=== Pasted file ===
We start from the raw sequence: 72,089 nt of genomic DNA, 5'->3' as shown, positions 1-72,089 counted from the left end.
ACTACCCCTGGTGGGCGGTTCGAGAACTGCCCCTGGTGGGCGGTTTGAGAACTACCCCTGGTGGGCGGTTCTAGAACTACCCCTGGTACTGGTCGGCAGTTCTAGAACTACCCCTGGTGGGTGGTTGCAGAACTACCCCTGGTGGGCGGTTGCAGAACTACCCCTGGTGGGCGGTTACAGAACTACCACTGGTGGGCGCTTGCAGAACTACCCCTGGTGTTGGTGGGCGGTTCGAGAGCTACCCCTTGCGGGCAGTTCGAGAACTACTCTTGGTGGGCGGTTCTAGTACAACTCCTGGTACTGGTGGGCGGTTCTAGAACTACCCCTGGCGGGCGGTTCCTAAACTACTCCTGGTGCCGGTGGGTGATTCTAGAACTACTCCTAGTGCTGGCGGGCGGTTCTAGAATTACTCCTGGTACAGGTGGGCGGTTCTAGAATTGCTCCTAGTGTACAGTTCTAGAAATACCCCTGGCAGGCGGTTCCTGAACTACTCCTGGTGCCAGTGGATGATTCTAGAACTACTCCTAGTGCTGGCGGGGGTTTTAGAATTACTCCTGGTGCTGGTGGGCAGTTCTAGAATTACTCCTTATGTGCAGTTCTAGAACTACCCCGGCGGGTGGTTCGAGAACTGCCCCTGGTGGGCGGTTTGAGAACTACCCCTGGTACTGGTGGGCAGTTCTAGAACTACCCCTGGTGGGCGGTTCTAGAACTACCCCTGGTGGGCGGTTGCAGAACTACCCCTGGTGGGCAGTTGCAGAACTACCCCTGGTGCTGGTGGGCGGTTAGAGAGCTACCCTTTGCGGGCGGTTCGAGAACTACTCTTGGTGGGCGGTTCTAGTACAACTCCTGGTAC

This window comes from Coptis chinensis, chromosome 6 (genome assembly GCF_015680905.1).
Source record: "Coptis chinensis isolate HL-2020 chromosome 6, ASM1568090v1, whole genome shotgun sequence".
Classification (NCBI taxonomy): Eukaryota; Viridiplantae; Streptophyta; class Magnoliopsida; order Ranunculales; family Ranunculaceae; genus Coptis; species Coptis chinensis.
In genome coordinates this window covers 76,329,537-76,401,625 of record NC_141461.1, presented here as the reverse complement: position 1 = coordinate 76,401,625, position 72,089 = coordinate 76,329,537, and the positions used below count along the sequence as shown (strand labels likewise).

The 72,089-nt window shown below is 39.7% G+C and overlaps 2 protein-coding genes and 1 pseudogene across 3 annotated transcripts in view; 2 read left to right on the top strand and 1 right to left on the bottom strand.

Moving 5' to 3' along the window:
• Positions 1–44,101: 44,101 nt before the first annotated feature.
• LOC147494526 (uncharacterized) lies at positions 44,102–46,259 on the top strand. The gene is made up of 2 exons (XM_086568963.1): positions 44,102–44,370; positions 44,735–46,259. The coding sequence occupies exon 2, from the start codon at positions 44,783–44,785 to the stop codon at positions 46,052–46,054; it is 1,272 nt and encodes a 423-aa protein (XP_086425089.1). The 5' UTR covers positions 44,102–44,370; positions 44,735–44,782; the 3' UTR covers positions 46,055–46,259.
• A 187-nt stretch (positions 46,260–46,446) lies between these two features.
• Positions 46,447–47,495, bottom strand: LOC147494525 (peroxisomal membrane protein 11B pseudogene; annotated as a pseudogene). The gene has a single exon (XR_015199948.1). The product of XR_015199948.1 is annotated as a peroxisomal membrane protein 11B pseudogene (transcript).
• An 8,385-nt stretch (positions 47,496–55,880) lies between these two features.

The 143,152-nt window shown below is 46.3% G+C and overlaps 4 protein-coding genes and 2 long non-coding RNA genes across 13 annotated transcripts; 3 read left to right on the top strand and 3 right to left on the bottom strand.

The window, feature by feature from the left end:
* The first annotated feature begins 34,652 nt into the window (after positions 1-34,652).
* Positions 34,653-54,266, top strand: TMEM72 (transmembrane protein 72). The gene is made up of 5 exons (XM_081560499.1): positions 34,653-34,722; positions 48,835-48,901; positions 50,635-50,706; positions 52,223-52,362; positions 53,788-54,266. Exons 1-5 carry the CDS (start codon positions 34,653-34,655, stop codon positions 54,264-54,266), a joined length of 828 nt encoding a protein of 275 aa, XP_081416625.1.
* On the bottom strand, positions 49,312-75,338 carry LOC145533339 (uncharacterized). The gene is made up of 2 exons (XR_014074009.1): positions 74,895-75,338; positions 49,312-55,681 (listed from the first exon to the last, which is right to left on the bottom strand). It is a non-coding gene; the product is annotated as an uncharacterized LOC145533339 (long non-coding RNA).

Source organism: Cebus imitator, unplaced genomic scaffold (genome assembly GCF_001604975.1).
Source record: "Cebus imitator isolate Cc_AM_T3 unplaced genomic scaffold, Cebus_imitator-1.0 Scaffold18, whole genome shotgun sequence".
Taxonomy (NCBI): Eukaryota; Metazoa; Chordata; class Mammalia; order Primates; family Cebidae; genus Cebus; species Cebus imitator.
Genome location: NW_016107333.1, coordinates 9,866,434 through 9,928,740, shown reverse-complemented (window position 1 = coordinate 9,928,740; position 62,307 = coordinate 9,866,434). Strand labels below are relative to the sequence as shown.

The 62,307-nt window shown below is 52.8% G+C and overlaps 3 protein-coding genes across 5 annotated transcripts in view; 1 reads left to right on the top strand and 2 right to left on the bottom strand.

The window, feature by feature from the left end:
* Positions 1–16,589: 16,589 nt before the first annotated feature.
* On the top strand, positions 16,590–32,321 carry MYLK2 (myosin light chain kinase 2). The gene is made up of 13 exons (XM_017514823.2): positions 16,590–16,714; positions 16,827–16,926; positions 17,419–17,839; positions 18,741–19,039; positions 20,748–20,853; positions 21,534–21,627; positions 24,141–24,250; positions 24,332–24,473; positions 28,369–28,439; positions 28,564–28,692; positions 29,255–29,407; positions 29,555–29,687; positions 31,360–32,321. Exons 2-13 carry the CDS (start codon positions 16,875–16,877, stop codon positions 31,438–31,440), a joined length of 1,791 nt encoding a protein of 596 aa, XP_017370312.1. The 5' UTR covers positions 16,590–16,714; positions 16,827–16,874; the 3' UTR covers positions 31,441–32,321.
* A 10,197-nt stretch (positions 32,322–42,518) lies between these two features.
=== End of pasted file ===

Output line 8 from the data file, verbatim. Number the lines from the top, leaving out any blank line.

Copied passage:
Moving 5' to 3' along the window: